Embedded in the disparagement of appealing to the electoral center is a quasi-religious faith in the power of base mobilization to solve all political problems. This faith tends to attribute Biden’s win in 2020 to this mobilization, especially his victories in the relatively diverse states of Georgia and Arizona, newcomers to the Democratic coalition.
But this is wrong too. Despite the acres of commentary that echo this interpretation, the hard facts of the matter are that Biden improved on Hillary Clinton’s performance not by improving Democratic performance among the classic locus of the Democratic base—nonwhite voters—but by improving Democratic performance among white voters, both college and working class. In fact, Democrats actually lost ground among nonwhite voters, especially Hispanics (Catalist data).
This pattern very definitely applies to Arizona and Georgia, not only critical for Biden in 2020, but also the sites of two 2022 Senate races which Democrats cannot afford to lose if they hope to retain control of at least that part of Congress. An easy way to see this is to look at contributions to Democratic margin (CDM) for different demographic groups. CDM is calculated by multiplying an election’s proportion of voters in a given demographic by their Democratic margin in that election. The result can be compared across elections to see how demographic groups change in their contribution to the overall Democratic margin—and therefore, in these cases, which groups enabled Biden to tip these states to the Democrats.
Start with Arizona. (Here I use unpublished data from the States of Change project, since Catalist has not released data for these states.) Arizona did not escape the nationwide pattern of Hispanic voters moving toward Trump. As a result, despite the underlying trend toward more eligible Latino voters and excellent turnout performance, the overall CDM of Arizona Hispanic voters actually went down by a little over a point in 2020, reflecting a sharp drop on Hispanic working class support. On the other hand, the CDM of white voters, driven both by college-educated and working class voters, improved by around 5 points—more than enough to account for the shift in Arizona to a Democratic advantage in 2020. In other words, it was white voters, not Hispanics, who won Arizona for Biden.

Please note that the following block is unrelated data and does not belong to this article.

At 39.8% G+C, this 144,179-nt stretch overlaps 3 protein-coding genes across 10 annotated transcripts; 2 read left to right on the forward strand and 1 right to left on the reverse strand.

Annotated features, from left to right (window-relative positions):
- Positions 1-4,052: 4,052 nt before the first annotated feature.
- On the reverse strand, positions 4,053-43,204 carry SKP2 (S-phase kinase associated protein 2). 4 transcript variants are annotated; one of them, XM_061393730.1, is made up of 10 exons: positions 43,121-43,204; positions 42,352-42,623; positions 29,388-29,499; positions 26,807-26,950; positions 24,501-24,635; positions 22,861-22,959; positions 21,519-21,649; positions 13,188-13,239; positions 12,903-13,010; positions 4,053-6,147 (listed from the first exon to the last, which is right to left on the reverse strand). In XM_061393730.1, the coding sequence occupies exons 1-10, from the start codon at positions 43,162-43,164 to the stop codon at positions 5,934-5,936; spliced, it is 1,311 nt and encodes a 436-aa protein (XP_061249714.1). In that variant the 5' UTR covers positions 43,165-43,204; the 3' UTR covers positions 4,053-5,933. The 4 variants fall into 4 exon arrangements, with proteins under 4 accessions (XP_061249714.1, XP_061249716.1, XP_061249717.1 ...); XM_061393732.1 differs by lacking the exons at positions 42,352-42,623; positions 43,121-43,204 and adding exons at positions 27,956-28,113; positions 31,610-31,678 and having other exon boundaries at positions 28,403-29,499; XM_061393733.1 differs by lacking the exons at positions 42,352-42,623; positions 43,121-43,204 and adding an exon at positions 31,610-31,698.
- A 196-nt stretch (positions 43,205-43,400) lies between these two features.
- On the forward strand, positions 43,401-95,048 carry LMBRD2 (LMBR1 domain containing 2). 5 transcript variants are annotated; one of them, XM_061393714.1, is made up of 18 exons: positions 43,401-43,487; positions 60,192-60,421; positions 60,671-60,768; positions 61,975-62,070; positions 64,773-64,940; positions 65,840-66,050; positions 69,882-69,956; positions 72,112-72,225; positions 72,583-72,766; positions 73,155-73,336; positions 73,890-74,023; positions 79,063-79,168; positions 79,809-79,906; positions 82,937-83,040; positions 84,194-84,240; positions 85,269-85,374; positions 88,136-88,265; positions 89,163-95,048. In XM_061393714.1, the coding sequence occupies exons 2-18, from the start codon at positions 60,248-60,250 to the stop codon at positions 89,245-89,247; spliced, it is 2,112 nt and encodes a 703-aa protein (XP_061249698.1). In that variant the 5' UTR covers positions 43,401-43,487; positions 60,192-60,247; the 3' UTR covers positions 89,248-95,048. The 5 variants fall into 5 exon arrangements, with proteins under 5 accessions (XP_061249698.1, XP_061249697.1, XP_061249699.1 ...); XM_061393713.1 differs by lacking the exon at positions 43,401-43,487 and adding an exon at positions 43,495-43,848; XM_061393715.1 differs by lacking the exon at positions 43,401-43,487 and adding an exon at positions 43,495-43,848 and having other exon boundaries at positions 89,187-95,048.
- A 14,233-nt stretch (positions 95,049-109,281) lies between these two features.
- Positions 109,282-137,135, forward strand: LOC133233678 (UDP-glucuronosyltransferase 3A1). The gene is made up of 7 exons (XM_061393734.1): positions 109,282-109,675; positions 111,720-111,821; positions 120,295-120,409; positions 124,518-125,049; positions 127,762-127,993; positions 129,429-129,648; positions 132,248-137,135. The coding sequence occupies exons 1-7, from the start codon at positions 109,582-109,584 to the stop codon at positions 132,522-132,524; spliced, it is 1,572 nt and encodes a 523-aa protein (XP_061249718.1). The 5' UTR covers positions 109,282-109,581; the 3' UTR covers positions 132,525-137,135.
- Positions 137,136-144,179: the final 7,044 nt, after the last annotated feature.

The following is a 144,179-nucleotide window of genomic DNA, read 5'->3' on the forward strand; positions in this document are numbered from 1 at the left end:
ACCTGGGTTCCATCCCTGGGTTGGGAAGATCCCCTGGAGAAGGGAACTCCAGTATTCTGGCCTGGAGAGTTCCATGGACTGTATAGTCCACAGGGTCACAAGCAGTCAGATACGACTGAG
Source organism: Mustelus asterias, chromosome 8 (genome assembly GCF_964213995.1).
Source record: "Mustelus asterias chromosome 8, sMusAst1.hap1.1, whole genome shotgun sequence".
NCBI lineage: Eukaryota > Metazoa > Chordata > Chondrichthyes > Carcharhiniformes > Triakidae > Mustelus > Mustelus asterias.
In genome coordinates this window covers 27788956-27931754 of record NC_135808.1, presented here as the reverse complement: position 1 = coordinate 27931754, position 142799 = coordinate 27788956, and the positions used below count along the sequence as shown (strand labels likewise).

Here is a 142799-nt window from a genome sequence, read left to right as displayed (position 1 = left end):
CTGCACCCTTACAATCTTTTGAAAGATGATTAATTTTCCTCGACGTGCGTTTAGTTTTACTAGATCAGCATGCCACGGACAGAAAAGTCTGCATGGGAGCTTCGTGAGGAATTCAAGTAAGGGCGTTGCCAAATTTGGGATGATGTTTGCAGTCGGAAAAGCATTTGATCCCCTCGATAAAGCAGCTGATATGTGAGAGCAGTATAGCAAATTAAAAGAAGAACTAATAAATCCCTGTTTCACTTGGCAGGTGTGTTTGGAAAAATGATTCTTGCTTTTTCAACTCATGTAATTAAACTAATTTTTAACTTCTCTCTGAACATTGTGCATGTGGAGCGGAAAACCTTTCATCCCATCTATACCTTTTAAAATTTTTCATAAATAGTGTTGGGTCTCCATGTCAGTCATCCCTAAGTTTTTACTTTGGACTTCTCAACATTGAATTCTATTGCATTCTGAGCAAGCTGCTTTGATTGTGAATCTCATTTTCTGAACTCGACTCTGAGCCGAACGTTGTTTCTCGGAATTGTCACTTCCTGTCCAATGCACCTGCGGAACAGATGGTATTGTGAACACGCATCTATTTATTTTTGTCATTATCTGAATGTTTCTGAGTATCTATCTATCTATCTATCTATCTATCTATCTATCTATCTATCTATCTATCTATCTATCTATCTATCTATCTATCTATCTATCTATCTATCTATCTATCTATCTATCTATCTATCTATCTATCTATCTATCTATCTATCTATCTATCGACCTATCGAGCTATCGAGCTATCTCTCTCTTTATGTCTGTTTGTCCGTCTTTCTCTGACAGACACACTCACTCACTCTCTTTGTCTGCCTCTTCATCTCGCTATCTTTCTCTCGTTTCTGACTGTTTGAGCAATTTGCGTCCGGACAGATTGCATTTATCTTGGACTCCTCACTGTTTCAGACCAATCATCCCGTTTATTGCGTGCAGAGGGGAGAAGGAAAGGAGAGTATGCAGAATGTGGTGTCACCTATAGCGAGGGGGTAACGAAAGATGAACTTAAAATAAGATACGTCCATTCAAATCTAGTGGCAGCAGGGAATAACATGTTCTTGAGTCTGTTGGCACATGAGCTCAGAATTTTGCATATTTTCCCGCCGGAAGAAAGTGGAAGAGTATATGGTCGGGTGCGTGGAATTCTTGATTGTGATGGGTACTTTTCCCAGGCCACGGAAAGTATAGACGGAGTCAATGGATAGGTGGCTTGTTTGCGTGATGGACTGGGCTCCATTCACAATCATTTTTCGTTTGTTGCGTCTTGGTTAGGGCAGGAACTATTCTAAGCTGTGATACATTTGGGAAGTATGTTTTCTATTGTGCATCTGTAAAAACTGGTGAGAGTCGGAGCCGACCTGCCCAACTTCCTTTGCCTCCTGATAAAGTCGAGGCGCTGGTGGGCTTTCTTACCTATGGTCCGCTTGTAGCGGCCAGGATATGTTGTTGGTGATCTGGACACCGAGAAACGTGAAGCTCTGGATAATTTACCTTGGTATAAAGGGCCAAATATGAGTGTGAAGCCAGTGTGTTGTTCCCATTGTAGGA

In Georgia, the most important part of the nonwhite vote, black voters, had lower Democratic margins as well as slightly reduced voter share due to declining relative turnout (that is, their turnout went up less than other groups). As a result, the CDM of black voters in 2020 actually declined by a point and a half in the state, driven, as with Hispanics in Arizona, by working class voters. Also as in Arizona, the Democratic shift from a deficit in 2016 to an advantage in 2020 can be accounted for entirely by a sharp shift toward the Democrats among white voters, both college and noncollege. This shift was the major factor behind Democrats carrying the state.
So, replicating Biden’s success in these two states in 2022 (and presuming no gifts from Donald Trump, such as urging his supporters not to vote, as in the Georgia runoffs) appears to depend on way more than base mobilization. Moderate white voters who were won over to the Democratic side in 2020, perhaps especially due to distaste for Trump, need to be kept in the fold in 2022. And further bleeding among nonwhite voters, especially working class voters, needs to be prevented.
It does not seem plausible that the road to achieving these goals, even partially, can be found by pressing the progressive accelerator. Rather, a move to common sense cultural positions and advocacy of very popular policy ideas, as above, seem more likely to do the trick. And importantly, lay the groundwork for a Democratic rebranding that is a necessary condition for future Democratic success.